What self-respecting IP lawyer could pass up the opportunity to report on a case about jeans that "can give the appearance of slimmer hips, whilst simultaneously lifting and separating the buttocks"? Not me, that's for sure.
Especially so when the case manages to combine patents, unregistered design rights, passing off and a breach of a settlement agreement.
The claimant in the case produces what appears to be a successful line of jeans that augment the wearer's ... err... shape. While the effect of the products in question is not everyone's cup of tea, it plainly is the preferred tonic for many a consumer.
The defendants were a competing brand that sold lookalikes of the claimant's flagship product. After an initial scuffle that was resolved in a settlement agreement, the defendants had another go, and this time the parties were unable to settle before the matter came to trial.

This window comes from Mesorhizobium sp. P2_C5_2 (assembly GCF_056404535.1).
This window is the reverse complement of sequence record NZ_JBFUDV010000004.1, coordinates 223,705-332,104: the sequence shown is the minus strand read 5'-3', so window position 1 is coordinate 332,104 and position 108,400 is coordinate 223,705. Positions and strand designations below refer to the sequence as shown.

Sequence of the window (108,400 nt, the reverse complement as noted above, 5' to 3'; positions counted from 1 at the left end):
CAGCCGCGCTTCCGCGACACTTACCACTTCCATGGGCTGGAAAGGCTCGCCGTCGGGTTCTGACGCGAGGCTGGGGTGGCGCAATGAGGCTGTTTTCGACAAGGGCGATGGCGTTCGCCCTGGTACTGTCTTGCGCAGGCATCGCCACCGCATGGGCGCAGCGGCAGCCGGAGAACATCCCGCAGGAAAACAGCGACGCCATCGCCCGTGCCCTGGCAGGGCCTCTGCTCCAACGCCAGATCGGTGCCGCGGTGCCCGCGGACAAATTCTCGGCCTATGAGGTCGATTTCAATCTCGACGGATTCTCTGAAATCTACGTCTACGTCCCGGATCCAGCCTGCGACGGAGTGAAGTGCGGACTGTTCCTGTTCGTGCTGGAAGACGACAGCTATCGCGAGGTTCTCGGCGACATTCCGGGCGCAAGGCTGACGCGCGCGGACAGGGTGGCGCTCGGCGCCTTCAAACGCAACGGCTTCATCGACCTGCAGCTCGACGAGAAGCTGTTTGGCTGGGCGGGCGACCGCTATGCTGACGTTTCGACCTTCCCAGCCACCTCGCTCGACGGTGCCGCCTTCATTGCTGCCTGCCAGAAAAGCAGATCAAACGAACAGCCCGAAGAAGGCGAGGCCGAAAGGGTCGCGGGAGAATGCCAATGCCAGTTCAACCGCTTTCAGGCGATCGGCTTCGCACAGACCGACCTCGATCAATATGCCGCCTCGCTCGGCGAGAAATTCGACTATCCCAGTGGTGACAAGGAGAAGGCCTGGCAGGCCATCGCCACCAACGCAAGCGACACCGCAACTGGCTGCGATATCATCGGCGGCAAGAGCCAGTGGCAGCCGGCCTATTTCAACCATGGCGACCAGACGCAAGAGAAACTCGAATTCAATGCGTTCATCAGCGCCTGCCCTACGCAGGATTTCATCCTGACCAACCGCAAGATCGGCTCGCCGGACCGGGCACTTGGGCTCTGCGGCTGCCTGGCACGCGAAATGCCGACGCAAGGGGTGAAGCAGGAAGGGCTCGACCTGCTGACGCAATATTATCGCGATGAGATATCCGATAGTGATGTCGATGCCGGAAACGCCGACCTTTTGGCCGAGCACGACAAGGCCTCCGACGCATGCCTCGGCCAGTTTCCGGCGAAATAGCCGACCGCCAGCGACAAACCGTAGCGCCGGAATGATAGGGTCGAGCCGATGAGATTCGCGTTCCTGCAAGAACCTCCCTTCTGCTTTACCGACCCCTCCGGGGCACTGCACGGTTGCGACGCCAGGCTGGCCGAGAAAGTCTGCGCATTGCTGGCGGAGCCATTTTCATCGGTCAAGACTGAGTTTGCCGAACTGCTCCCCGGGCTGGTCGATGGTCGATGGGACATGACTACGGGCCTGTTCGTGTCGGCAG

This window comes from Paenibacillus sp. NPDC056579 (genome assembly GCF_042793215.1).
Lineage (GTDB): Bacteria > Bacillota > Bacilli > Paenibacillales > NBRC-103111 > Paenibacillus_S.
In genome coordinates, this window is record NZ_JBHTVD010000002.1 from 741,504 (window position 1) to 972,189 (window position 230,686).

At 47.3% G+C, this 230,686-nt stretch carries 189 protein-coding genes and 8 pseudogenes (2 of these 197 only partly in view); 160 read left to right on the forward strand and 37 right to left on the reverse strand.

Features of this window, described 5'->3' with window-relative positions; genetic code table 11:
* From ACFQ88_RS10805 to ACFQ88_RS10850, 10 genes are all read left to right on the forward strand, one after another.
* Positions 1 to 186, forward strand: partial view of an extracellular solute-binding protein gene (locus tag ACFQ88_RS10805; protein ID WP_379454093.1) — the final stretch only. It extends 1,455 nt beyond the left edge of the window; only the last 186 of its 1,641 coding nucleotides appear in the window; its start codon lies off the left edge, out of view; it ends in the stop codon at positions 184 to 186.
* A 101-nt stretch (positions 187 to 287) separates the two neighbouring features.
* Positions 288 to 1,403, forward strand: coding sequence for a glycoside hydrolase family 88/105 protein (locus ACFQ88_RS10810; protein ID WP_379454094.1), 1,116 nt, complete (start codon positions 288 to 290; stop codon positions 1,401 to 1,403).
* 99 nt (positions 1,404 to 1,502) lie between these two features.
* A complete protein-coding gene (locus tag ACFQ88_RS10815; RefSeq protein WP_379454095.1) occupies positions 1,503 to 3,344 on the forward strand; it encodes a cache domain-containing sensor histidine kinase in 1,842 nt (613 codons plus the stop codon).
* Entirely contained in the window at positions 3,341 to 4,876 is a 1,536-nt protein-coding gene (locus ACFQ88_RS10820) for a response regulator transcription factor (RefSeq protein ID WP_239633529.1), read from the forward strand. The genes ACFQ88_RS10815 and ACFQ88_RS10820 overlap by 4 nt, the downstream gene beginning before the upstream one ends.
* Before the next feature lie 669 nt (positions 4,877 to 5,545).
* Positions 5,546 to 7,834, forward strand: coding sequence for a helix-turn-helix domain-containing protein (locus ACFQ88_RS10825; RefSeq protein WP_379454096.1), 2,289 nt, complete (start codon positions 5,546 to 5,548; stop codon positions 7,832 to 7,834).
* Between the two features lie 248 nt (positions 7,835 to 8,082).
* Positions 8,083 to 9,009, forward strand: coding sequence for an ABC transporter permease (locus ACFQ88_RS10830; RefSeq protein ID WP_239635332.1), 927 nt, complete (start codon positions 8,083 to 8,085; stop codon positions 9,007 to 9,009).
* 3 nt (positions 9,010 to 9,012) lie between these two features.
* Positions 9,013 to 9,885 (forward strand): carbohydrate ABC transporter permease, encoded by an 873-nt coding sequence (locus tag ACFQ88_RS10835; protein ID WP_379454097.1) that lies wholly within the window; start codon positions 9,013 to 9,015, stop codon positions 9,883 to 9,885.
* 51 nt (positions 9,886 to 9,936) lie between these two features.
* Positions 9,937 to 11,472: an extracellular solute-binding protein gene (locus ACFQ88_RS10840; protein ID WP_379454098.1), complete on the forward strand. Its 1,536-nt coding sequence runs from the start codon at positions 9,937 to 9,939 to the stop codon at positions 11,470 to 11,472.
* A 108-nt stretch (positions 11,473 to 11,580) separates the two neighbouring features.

The claimants alleged that the lookalike jeans infringed the claimant's patent for its jeans, and also infringed its unregistered design rights ("UDR"). The patent protects the function of the jeans, and UDR protects that shape and configuration of a product. The passing off claim is interesting and I'll come to that in a bit more detail shortly.
While conclusions and key take-aways traditionally go at the bottom of an article, I'll put mine here. The claimant won on almost all grounds. The most interesting point from a 'soft' IP perspective is the findings on passing off. This is a case where a brand won even if the purchaser would have known that the defendant's products were not connected with the claimant (i.e. 'post-sale confusion').
The defendants argued that the claimant's patent was invalid for lack of novelty and obviousness. The judge reviewed some of the prior art relied on by the defendants and declined to invalidate the patent. The judge considered the doctrine of equivalents (which shook the patent world following the Supreme Court's decision in Actavis v Eli Lilly) and found that even if he had not found infringement under the normal interpretation of the patent, he would have found it under that doctrine as well.